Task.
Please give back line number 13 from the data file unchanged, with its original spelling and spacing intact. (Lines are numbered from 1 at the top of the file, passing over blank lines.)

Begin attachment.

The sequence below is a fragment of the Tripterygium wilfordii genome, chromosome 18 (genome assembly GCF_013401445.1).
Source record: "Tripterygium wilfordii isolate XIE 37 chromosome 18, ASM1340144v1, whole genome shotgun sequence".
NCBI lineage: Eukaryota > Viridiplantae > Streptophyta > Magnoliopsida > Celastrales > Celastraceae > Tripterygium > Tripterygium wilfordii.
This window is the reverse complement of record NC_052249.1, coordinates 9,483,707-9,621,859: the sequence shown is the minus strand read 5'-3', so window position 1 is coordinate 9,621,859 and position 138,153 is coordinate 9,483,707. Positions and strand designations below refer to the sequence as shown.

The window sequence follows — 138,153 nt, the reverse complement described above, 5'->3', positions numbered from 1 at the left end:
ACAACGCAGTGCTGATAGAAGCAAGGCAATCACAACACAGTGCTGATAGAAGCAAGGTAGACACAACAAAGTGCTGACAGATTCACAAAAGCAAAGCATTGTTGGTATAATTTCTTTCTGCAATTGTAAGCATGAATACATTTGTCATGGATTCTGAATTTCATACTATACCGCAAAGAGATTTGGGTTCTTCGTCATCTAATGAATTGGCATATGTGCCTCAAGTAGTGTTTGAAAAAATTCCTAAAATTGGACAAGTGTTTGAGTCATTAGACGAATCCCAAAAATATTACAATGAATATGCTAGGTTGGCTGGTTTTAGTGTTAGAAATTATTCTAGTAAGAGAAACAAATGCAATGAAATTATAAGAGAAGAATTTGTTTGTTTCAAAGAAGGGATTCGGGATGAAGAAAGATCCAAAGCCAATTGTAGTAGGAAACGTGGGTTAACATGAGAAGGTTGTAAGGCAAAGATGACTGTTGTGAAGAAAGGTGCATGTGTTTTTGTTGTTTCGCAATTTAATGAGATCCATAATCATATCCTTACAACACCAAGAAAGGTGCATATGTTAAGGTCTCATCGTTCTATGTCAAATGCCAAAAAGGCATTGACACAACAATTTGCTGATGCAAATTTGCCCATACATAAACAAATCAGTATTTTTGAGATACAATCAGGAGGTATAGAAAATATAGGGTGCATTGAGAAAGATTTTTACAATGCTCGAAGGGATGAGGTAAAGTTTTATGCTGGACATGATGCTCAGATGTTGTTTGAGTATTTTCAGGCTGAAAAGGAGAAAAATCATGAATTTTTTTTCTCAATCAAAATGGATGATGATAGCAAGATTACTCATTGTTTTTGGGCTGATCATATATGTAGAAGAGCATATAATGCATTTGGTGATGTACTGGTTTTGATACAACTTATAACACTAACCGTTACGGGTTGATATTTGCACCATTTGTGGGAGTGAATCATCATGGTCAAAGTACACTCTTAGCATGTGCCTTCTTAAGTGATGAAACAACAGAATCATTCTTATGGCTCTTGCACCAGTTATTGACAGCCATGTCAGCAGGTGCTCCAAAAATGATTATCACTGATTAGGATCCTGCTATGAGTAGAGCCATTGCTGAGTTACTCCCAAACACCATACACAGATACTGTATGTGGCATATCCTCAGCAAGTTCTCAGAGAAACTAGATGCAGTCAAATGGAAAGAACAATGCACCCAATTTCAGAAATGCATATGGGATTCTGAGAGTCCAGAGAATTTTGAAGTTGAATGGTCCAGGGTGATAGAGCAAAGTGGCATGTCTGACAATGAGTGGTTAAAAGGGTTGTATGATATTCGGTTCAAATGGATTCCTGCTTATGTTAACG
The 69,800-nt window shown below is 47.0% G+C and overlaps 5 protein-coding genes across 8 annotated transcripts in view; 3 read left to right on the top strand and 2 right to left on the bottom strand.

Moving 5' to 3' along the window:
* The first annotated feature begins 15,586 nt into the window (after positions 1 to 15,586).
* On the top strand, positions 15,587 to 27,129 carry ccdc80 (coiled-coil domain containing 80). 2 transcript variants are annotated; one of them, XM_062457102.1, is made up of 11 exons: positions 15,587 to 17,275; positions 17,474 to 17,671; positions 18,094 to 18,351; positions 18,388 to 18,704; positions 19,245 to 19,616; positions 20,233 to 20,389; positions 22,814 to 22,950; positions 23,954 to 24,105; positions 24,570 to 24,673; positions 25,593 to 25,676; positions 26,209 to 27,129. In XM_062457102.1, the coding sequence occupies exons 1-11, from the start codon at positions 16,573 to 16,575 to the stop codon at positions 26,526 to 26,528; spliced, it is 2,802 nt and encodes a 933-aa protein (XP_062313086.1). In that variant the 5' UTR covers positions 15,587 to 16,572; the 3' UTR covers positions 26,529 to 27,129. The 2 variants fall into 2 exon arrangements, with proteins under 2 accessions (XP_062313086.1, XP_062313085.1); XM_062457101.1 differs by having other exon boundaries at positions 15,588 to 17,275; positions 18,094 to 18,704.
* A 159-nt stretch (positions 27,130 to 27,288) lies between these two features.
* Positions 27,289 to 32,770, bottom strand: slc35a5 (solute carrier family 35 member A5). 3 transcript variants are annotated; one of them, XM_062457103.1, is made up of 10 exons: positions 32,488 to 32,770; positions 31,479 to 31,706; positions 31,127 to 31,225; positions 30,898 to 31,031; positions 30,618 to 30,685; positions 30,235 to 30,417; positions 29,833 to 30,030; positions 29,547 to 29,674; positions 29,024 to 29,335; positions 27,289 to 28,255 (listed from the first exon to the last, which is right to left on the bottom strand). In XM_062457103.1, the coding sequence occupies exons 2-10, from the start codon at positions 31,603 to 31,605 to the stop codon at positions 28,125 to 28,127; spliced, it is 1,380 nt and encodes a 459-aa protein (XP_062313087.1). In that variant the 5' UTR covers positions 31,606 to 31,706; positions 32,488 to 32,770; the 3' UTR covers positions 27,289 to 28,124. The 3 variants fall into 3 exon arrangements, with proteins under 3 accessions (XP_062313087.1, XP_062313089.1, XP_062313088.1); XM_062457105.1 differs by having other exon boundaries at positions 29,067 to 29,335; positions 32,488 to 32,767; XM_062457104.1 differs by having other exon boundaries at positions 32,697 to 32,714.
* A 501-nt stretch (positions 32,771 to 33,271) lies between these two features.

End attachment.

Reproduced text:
* A 501-nt stretch (positions 32,771 to 33,271) lies between these two features.